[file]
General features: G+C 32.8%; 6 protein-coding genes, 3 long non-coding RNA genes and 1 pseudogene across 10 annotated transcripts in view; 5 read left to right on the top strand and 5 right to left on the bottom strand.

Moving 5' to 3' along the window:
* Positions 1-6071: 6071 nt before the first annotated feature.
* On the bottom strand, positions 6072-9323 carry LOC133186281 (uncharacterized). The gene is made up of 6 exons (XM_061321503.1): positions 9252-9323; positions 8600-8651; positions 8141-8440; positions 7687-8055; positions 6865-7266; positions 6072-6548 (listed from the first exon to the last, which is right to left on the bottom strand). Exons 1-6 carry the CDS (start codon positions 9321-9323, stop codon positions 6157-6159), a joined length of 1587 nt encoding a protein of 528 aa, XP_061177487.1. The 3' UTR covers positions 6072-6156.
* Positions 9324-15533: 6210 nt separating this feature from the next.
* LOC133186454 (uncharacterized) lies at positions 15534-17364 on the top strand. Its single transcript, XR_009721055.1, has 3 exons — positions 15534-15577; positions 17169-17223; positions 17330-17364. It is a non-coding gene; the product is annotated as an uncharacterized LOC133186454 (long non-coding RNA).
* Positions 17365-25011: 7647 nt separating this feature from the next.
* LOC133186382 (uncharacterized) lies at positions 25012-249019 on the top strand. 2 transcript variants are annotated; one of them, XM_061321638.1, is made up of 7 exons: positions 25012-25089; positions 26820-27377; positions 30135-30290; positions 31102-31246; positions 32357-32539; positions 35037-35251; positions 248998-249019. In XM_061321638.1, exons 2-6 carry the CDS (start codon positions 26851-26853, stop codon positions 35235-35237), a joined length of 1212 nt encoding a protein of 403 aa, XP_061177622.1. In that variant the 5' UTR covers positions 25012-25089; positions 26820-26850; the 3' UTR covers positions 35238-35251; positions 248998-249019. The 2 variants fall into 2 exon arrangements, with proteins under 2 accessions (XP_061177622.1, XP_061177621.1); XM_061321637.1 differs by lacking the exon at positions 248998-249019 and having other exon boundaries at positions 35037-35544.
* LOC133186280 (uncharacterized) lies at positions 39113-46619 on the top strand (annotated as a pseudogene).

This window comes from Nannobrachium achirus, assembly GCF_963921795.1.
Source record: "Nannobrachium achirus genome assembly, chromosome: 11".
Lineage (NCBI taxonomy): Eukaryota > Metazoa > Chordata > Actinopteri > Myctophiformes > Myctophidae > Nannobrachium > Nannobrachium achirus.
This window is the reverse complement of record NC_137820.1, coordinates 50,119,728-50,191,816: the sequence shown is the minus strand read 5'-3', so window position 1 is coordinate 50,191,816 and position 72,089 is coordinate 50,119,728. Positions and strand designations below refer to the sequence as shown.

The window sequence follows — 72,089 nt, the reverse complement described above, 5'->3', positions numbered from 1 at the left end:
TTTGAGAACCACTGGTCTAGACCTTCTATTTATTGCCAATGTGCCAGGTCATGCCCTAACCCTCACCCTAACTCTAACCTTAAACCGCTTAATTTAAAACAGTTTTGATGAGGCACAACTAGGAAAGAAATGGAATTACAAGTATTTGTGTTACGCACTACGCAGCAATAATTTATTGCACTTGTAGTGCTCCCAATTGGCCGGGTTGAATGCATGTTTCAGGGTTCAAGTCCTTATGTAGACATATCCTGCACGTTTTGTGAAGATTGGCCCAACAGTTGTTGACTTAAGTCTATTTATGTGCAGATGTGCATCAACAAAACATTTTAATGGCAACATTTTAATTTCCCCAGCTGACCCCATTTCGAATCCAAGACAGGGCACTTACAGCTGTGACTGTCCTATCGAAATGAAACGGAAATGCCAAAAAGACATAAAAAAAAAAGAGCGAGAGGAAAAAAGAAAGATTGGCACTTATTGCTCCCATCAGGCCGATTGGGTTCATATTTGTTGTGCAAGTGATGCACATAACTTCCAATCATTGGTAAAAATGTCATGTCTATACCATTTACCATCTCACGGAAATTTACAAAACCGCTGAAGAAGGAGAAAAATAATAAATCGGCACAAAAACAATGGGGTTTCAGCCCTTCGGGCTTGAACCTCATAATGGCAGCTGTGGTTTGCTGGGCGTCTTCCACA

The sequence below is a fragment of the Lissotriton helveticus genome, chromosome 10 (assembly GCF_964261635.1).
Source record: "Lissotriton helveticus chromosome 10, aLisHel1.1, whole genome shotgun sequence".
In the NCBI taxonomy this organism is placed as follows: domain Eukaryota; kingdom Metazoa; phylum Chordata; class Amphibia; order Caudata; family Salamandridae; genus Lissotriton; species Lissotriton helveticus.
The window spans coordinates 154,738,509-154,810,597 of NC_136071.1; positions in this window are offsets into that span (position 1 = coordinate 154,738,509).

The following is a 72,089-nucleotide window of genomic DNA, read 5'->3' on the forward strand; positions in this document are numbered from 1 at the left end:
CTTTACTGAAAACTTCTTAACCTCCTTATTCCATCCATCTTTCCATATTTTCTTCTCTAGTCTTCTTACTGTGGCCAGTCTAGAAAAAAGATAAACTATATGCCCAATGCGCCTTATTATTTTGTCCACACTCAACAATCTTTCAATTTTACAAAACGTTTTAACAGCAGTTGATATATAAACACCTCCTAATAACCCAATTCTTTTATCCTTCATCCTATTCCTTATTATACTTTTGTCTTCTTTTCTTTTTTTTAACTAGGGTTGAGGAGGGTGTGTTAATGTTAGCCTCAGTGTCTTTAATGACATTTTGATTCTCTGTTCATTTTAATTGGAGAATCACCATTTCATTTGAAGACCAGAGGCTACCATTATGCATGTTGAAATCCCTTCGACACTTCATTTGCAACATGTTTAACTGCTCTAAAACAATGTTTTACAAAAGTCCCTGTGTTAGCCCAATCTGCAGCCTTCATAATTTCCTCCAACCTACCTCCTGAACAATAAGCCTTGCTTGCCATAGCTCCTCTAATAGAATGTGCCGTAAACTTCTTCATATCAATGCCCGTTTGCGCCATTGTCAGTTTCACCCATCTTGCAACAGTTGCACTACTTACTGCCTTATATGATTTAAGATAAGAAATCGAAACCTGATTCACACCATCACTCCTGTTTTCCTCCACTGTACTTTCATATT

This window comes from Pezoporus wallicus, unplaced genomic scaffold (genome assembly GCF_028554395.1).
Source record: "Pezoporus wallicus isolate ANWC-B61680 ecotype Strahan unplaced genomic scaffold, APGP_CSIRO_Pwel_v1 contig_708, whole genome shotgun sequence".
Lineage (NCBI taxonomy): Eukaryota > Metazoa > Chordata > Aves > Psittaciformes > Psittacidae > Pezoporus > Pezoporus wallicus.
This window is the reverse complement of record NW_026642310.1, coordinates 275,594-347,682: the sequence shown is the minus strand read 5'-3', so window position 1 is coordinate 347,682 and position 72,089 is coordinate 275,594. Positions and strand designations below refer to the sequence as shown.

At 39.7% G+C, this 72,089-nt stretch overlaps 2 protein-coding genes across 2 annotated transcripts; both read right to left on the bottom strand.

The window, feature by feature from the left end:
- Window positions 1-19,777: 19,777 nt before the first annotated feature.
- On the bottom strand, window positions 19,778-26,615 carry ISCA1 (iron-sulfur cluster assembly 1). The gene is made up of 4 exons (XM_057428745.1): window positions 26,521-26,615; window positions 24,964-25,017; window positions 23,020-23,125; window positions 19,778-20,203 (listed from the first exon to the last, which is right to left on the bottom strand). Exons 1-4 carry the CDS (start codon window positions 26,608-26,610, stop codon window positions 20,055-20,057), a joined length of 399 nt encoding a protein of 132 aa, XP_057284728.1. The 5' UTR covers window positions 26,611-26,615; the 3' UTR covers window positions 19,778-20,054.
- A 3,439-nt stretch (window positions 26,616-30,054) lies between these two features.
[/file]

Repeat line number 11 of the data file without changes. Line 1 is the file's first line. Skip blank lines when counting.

Source record: "Nannobrachium achirus genome assembly, chromosome: 11".